5/ What do you miss the most about the Czech Republic?

When I moved to America, I really missed a good beer; but now there are good breweries almost anywhere so finding a good beer is not a problem. I also missed the Czech humor but then I discovered the creator of comics, Garry Larson and other few American comedians that I liked (like the recently diseased George Carlin) and I realized that even here you can find people who can show  society a mirror – sometimes in the most smooth and most clever way. Also, thanks to Skype and the internet, one can be with anyone he wants to (although only virtually), so I really don’t miss anything. I hope I don’t sound like some sick optimist.

7/ Would you say that you get more recognition from the Americans or from the Czechs?

For sure I get more recoginition from Americans. But that has a simple explanation: I have not even had any exhibition in the Czech Republic yet. Although my last art show was held at the Czech Consulate in Washington (Czech territory) only about 1/2 of the visitors were Czech.  What is paradoxical is that Americans tell me how typically depressing and Eastern-European my art is (I stopped explaining that it really should be Central European), while my Czech friends and my other fans say that my photos totally portray the fact that I live in America. People find in my photos whatever they want to. If you are interested, here are couple of the critiques that I received for the show in the Czech consulate: http://www.washingtondiplomat.com/December%202008/b3_12_08.html http://www.expressnightout.com/content/2008/12/night_for_day_for_night_michael_borek.php

8/ Anything else you would like to ad?

I am going to have an art show at the Photoworks galery in Glen Echo (Maryland; suburbs of Washington) in the beginning of June. So if you are interested and live close by, you should come. The exact information will be on-line at http://www.glenechophotoworks.org/about.htm

Michael Borek image CZ: 1/ Where you into photography even during your childhood? Were your parents supportive?

Fotil jsem, fotil v dětství, ale ne moc systematicky. Když jsem chtěl vyvolávat fotky a dělat zvětšeniny, byla to poměrně náročná operace: vysadit dveře ze skříně, dát je na vanu, na to misky s vývojkou, přerušovačem a ustalovačem, červené mámivé světýlko do objímky a zvětšovák na pračku a to vše v klasické socialistické koupelně-buňce, takže prostoru málo, pramálo. A ráno potom lovit fotky jako kapříky z vany. Ten pocit, když se fotka ve vývojce začne objevovat byl fantastickej, ale neměnil bych; digitální fotografie dává člověku mnohem lepší kontrolu. Rodiče mi fandili, i když nebyli nadšeni skvrnami od vývojky na dveřích. Ale byl jsem se svými koníčky motýl přelétavý a fotografie nebyla mojí jedinou láskou a opravdu naplno a se vším všudy (tím mám na mysli, že když ji nedělám, trpím abstinenčními příznaky) se jí věnuji tak posledních 5-6 let.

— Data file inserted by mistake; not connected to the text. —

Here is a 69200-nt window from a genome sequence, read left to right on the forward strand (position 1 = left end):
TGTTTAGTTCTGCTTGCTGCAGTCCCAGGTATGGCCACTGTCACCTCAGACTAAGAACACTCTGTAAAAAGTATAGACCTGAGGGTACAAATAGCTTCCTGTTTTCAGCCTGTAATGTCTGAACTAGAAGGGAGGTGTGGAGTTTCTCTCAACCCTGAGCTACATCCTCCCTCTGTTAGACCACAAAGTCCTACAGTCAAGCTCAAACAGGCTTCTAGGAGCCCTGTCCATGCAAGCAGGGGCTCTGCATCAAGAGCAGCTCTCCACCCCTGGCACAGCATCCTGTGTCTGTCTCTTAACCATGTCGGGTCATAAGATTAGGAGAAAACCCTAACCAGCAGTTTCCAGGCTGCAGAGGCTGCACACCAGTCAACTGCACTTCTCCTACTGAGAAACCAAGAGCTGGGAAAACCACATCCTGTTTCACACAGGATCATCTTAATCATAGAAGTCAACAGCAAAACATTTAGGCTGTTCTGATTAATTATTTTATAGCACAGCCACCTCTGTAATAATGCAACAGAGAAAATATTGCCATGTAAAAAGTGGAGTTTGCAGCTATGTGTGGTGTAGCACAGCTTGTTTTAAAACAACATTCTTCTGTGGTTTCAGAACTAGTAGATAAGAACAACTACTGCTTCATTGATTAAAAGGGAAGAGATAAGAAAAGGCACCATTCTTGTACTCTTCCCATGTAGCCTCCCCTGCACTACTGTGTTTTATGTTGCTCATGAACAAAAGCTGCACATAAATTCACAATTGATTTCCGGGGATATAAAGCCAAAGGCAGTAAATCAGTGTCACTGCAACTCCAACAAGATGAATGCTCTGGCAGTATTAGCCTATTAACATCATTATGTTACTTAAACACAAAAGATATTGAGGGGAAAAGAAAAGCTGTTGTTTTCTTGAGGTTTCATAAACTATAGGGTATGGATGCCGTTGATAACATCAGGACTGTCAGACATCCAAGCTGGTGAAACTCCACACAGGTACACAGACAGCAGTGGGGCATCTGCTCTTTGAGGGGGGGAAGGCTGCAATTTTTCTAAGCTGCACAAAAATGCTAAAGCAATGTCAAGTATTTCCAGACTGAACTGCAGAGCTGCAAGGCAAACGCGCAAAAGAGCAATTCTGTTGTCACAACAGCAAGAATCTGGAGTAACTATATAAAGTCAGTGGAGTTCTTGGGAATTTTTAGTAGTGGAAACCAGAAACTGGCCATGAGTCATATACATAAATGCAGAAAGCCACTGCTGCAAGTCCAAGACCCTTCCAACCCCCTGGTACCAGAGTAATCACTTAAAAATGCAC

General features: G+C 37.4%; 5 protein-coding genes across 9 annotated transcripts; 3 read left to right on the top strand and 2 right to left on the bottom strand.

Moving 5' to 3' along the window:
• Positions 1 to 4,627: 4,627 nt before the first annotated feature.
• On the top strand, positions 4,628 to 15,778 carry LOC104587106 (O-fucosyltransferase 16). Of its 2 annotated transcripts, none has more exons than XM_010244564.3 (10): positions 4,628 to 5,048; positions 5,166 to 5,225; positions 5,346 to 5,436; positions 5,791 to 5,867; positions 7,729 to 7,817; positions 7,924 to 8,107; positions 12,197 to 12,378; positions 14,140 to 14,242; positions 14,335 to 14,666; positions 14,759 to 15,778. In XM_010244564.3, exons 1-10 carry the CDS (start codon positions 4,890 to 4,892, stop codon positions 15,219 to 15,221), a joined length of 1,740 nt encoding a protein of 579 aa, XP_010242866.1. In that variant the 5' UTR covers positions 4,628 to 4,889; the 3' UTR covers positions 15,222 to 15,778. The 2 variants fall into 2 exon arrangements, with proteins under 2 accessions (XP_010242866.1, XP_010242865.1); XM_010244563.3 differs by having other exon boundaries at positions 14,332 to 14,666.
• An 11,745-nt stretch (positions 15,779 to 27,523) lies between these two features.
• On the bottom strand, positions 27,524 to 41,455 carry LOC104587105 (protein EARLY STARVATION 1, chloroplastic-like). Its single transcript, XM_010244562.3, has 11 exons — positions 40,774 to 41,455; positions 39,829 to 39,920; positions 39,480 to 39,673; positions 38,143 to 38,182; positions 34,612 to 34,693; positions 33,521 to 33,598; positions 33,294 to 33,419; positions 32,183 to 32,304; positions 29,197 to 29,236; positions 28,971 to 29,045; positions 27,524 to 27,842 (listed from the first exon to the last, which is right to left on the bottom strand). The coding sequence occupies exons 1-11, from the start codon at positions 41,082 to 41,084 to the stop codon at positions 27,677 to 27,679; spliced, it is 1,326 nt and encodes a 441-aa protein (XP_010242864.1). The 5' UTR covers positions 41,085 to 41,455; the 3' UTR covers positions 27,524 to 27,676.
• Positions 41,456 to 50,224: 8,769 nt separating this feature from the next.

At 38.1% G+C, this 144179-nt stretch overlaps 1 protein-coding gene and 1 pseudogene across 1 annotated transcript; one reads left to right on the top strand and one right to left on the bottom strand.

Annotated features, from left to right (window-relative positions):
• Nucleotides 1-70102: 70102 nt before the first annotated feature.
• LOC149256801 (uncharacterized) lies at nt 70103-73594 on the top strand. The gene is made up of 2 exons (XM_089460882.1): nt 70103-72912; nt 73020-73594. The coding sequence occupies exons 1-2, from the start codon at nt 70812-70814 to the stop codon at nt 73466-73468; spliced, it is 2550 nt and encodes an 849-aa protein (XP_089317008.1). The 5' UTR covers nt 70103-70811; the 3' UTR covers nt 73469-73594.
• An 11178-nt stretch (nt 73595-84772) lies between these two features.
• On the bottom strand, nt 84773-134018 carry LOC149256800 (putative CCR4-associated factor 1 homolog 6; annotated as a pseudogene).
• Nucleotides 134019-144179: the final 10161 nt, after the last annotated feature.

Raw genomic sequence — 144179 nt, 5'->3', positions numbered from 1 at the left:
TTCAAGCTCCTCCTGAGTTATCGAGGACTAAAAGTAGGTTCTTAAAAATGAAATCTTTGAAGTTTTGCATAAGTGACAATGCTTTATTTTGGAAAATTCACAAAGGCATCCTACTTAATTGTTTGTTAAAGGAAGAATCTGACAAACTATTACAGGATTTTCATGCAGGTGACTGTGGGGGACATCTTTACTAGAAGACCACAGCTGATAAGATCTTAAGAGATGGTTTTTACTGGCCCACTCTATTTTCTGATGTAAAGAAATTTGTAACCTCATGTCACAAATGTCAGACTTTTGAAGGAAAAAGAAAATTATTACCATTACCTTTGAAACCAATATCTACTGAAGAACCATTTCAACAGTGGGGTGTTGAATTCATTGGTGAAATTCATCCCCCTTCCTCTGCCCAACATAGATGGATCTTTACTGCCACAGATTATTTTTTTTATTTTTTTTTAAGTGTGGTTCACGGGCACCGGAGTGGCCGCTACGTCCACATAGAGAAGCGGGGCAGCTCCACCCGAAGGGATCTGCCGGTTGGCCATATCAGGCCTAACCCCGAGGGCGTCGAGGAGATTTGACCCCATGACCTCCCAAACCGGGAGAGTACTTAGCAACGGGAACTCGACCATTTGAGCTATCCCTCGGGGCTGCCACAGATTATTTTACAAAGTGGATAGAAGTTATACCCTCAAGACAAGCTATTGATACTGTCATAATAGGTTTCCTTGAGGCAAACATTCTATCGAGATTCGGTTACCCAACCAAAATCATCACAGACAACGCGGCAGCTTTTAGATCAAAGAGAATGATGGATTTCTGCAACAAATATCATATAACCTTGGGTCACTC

2/ Which country do you think is more photogenic? The US or the Czech Republic? Or is it some completely different country?

Kdybych fotil krajiny, asi bych vám odpověděl, že Spojené státy; zvláště jejich západní část, a ještě konkrétněji jihozápadní část, mi přijde hodně fotogenická a exotická. Ale já krajiny skoro nefotím, protože nevím, jak to udělat lépe či jinak než mnozí přede mnou, a nemám rád, když se věci příliš opakují a nevidím důvod, proč rozmělňovat to, co dělali jiní. Mám pocit, že si tu svoji „parketu” dokážu najít skoro kdekoli a tak mi fotogenické připadá vždy to místo, na kterém jsem.
Nebo se o to aspoň snažím; fotografování je umět se koukat a ne vyrážením do exotických lokalit kompenzovat to, že člověk neví co fotit. Třeba na Vánoce jsem byl v Mexiku na Yukatánu a pár fotek, co jsem tam udělal, bylo typicky mexických, mnoho dalších zase byly drobnosti, co mě zaujaly a mohly být skoro kdekoli, třeba i na Žižkově.

3/ I know that the American strip mall architecture bugs you as much as me or any other European. Why do you think  that  Amercians do not invest more money into something more eye-pleasing?

Ta architektura předměstských škatulí je opravdu příšerná, ale bohužel je levná a praktická (pokud neberete v potaz trpící estéty) a lidi v nich nakupují, takže si myslím, že je to na spotřebitelích; kdyby chodili do osobitějších obchůdku či butiků, ty škatule by zkrachovaly. Ale ono se to snáze řekne než udělá; v řadě míst ta volba není a rodinné obchůdky, nebo jak se tady říká obchody mámy a táty, jsou na vymření a navíc jsou dražší. Ono je mnohem jednodušší navozit všechen ten odpad (pardón zboží), bez kterého lidi nemůžou být (nebo si to aspoň myslí) do těch neosobních škatulí a dělat to ve velkém, takže za nižší cenu.  Ale nemyslím si, že je to problém jenom Ameriky i v Česku a Evropě jich je hodně. A viníkem jsem asi i já – hodně nakupuji přes internet a i když nevím, jak skladiště třeba Amazonu vypadají, tuším že asi více prakticky než esteticky.

4/ You have moved to the States in 1992. What lead you t0 leave the Czech Republic? Would you ever want to move back? Why or why not?

To je nudná historka. Pracoval jsem jako tlumočník a překladatel na volné noze a jedna firma mi nabídla práci v Americe. Napřed to byl projekt na pár týdnů, z pár týdnů se stalo pár měsíců, z pár měsíců pár let, no a teď jsem už úplný Amerikánec. Zvykl jsem si tady; zdejší společnost celkem funguje (i když teď se zrovna moc nedaří ekonomicky) a lidi si tolik nezávidí a trošku míň nadávají a tak se vracet nechystám. Ale jsem v kontaktu s mnoha lidmi, čtu český tisk a často do Česka jezdím (aspoň jednou ročně), takže nostalgie a pocit odcizení si na mě nepřijdou.